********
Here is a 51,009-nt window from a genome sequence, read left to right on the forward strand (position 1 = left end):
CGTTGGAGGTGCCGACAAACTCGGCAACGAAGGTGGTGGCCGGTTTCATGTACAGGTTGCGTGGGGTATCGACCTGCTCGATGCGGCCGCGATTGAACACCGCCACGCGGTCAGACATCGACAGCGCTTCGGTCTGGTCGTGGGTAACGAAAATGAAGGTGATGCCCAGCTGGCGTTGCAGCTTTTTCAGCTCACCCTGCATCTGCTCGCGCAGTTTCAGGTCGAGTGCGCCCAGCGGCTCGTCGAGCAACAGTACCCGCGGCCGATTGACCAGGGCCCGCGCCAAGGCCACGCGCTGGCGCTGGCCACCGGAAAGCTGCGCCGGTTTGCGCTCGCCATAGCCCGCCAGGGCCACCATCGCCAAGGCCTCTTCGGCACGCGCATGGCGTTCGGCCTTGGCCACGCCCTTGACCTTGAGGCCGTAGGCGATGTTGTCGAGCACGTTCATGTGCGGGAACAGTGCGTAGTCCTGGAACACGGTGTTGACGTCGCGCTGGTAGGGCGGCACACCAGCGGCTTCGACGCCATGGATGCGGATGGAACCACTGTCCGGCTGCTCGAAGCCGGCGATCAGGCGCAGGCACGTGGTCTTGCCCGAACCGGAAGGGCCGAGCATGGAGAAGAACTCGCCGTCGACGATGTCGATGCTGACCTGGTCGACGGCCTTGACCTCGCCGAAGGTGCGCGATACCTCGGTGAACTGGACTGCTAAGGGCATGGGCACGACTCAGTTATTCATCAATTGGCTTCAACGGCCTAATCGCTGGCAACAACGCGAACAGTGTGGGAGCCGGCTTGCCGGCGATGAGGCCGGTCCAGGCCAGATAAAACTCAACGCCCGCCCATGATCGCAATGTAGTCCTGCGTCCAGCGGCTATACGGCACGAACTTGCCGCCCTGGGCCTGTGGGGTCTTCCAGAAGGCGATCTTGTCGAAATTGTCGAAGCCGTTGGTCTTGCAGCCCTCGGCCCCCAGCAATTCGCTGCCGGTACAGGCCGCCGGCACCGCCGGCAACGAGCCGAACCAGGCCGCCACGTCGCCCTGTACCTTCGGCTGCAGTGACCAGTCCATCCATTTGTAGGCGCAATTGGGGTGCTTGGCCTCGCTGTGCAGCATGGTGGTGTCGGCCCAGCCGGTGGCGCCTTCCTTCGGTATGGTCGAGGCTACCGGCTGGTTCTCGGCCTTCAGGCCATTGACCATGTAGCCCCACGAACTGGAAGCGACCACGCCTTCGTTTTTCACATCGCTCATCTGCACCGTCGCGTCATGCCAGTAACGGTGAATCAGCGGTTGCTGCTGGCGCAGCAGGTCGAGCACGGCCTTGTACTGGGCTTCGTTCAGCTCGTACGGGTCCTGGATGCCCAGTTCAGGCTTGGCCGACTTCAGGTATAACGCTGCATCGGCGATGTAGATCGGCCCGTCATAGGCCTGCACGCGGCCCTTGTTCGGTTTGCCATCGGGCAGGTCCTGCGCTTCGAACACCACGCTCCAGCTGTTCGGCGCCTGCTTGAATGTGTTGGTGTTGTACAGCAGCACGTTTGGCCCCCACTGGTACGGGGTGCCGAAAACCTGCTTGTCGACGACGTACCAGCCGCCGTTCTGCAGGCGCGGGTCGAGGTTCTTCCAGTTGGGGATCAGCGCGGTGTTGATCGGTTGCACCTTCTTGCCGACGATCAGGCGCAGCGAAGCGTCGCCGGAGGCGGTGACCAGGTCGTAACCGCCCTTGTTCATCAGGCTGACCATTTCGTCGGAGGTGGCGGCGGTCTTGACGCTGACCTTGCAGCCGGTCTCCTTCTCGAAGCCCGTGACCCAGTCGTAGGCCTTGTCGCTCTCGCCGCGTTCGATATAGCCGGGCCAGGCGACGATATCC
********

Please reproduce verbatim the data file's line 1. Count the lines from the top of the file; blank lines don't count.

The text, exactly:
Here is a 51,009-nt window from a genome sequence, read left to right on the forward strand (position 1 = left end):